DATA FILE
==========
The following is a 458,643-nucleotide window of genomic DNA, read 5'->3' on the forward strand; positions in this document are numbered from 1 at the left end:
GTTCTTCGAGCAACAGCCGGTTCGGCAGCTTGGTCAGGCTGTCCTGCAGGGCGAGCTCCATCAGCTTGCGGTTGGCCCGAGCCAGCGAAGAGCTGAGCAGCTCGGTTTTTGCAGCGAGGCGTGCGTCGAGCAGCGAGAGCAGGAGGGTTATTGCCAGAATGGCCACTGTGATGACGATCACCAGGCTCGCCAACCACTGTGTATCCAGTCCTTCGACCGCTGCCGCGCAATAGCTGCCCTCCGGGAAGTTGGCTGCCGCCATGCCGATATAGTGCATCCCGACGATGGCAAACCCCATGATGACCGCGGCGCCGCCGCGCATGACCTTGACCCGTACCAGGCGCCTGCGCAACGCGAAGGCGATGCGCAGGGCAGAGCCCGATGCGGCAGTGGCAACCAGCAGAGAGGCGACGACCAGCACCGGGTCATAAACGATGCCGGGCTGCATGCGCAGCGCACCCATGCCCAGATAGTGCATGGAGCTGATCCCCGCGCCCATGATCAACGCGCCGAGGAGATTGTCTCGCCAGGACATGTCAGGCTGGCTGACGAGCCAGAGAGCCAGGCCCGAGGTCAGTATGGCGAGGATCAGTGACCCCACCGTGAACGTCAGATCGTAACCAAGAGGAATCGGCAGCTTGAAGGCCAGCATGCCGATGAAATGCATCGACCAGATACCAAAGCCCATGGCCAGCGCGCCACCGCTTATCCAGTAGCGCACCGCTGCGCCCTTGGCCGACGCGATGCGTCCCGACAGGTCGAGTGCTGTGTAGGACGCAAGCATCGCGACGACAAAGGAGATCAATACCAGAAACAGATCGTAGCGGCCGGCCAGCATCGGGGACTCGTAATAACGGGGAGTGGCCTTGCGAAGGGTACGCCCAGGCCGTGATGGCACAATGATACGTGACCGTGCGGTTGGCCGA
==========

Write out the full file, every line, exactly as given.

The following is a 458,643-nucleotide window of genomic DNA, read 5'->3' on the forward strand; positions in this document are numbered from 1 at the left end:
GTTCTTCGAGCAACAGCCGGTTCGGCAGCTTGGTCAGGCTGTCCTGCAGGGCGAGCTCCATCAGCTTGCGGTTGGCCCGAGCCAGCGAAGAGCTGAGCAGCTCGGTTTTTGCAGCGAGGCGTGCGTCGAGCAGCGAGAGCAGGAGGGTTATTGCCAGAATGGCCACTGTGATGACGATCACCAGGCTCGCCAACCACTGTGTATCCAGTCCTTCGACCGCTGCCGCGCAATAGCTGCCCTCCGGGAAGTTGGCTGCCGCCATGCCGATATAGTGCATCCCGACGATGGCAAACCCCATGATGACCGCGGCGCCGCCGCGCATGACCTTGACCCGTACCAGGCGCCTGCGCAACGCGAAGGCGATGCGCAGGGCAGAGCCCGATGCGGCAGTGGCAACCAGCAGAGAGGCGACGACCAGCACCGGGTCATAAACGATGCCGGGCTGCATGCGCAGCGCACCCATGCCCAGATAGTGCATGGAGCTGATCCCCGCGCCCATGATCAACGCGCCGAGGAGATTGTCTCGCCAGGACATGTCAGGCTGGCTGACGAGCCAGAGAGCCAGGCCCGAGGTCAGTATGGCGAGGATCAGTGACCCCACCGTGAACGTCAGATCGTAACCAAGAGGAATCGGCAGCTTGAAGGCCAGCATGCCGATGAAATGCATCGACCAGATACCAAAGCCCATGGCCAGCGCGCCACCGCTTATCCAGTAGCGCACCGCTGCGCCCTTGGCCGACGCGATGCGTCCCGACAGGTCGAGTGCTGTGTAGGACGCAAGCATCGCGACGACAAAGGAGATCAATACCAGAAACAGATCGTAGCGGCCGGCCAGCATCGGGGACTCGTAATAACGGGGAGTGGCCTTGCGAAGGGTACGCCCAGGCCGTGATGGCACAATGATACGTGACCGTGCGGTTGGCCGA